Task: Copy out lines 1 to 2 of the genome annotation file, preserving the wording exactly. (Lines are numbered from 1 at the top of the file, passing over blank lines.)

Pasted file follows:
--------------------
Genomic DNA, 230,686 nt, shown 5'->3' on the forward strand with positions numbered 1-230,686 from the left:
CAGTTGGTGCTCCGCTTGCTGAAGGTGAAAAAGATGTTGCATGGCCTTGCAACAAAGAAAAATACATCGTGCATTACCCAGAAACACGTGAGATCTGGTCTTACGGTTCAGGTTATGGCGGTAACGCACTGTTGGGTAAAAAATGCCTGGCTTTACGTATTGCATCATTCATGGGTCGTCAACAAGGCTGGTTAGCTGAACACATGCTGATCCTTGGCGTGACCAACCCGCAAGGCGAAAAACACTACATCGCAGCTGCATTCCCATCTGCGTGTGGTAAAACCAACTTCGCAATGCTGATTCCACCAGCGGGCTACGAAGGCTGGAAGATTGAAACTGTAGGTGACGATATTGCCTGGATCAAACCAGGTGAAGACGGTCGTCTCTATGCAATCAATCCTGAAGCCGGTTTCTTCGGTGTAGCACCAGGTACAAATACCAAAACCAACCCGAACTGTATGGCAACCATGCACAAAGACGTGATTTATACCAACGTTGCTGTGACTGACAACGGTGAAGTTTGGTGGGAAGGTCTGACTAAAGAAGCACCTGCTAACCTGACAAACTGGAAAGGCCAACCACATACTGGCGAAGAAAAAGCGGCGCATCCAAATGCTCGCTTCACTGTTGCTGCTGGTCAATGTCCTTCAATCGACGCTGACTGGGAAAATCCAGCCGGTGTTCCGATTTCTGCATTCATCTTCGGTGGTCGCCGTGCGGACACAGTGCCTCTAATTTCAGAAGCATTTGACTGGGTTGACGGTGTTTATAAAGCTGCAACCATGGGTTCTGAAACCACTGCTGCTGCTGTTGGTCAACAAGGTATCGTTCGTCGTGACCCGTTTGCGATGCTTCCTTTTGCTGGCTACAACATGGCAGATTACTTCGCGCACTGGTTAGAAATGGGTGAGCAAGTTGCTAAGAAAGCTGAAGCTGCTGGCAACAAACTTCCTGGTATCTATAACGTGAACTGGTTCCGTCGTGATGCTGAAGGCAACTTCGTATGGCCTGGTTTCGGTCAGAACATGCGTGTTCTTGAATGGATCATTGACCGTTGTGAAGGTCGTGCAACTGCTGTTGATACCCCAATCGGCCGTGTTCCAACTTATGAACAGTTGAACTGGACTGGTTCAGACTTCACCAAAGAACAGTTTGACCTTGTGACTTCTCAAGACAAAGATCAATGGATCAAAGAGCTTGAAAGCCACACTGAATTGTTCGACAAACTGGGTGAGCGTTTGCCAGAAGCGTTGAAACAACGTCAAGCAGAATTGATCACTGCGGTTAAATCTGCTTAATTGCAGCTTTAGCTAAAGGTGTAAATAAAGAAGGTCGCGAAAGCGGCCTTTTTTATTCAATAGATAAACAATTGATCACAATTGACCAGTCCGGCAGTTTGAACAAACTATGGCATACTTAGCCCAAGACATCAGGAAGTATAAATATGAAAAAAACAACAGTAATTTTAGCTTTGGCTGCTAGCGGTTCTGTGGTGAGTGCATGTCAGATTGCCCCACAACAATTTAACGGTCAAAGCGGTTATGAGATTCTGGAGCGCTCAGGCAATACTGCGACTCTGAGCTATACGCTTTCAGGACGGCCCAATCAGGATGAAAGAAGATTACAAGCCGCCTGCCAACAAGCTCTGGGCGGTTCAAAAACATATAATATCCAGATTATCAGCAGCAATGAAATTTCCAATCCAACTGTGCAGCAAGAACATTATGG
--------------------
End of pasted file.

Genomic DNA, 230,686 nt, shown 5'->3' on the forward strand with positions numbered 1-230,686 from the left:
CAGTTGGTGCTCCGCTTGCTGAAGGTGAAAAAGATGTTGCATGGCCTTGCAACAAAGAAAAATACATCGTGCATTACCCAGAAACACGTGAGATCTGGTCTTACGGTTCAGGTTATGGCGGTAACGCACTGTTGGGTAAAAAATGCCTGGCTTTACGTATTGCATCATTCATGGGTCGTCAACAAGGCTGGTTAGCTGAACACATGCTGATCCTTGGCGTGACCAACCCGCAAGGCGAAAAACACTACATCGCAGCTGCATTCCCATCTGCGTGTGGTAAAACCAACTTCGCAATGCTGATTCCACCAGCGGGCTACGAAGGCTGGAAGATTGAAACTGTAGGTGACGATATTGCCTGGATCAAACCAGGTGAAGACGGTCGTCTCTATGCAATCAATCCTGAAGCCGGTTTCTTCGGTGTAGCACCAGGTACAAATACCAAAACCAACCCGAACTGTATGGCAACCATGCACAAAGACGTGATTTATACCAACGTTGCTGTGACTGACAACGGTGAAGTTTGGTGGGAAGGTCTGACTAAAGAAGCACCTGCTAACCTGACAAACTGGAAAGGCCAACCACATACTGGCGAAGAAAAAGCGGCGCATCCAAATGCTCGCTTCACTGTTGCTGCTGGTCAATGTCCTTCAATCGACGCTGACTGGGAAAATCCAGCCGGTGTTCCGATTTCTGCATTCATCTTCGGTGGTCGCCGTGCGGACACAGTGCCTCTAATTTCAGAAGCATTTGACTGGGTTGACGGTGTTTATAAAGCTGCAACCATGGGTTCTGAAACCACTGCTGCTGCTGTTGGTCAACAAGGTATCGTTCGTCGTGACCCGTTTGCGATGCTTCCTTTTGCTGGCTACAACATGGCAGATTACTTCGCGCACTGGTTAGAAATGGGTGAGCAAGTTGCTAAGAAAGCTGAAGCTGCTGGCAACAAACTTCCTGGTATCTATAACGTGAACTGGTTCCGTCGTGATGCTGAAGGCAACTTCGTATGGCCTGGTTTCGGTCAGAACATGCGTGTTCTTGAATGGATCATTGACCGTTGTGAAGGTCGTGCAACTGCTGTTGATACCCCAATCGGCCGTGTTCCAACTTATGAACAGTTGAACTGGACTGGTTCAGACTTCACCAAAGAACAGTTTGACCTTGTGACTTCTCAAGACAAAGATCAATGGATCAAAGAGCTTGAAAGCCACACTGAATTGTTCGACAAACTGGGTGAGCGTTTGCCAGAAGCGTTGAAACAACGTCAAGCAGAATTGATCACTGCGGTTAAATCTGCTTAATTGCAGCTTTAGCTAAAGGTGTAAATAAAGAAGGTCGCGAAAGCGGCCTTTTTTATTCAATAGATAAACAATTGATCACAATTGACCAGTCCGGCAGTTTGAACAAACTATGGCATACTTAGCCCAAGACATCAGGAAGTATAAATATGAAAAAAACAACAGTAATTTTAGCTTTGGCTGCTAGCGGTTCTGTGGTGAGTGCATGTCAGATTGCCCCACAACAATTTAACGGTCAAAGCGGTTATGAGATTCTGGAGCGCTCAGGCAATACTGCGACTCTGAGCTATACGCTTTCAGGACGGCCCAATCAGGATGAAAGAAGATTACAAGCCGCCTGCCAACAAGCTCTGGGCGGTTCAAAAACATATAATATCCAGATTATCAGCAGCAATGAAATTTCCAATCCAACTGTGCAGCAAGAACATTATGG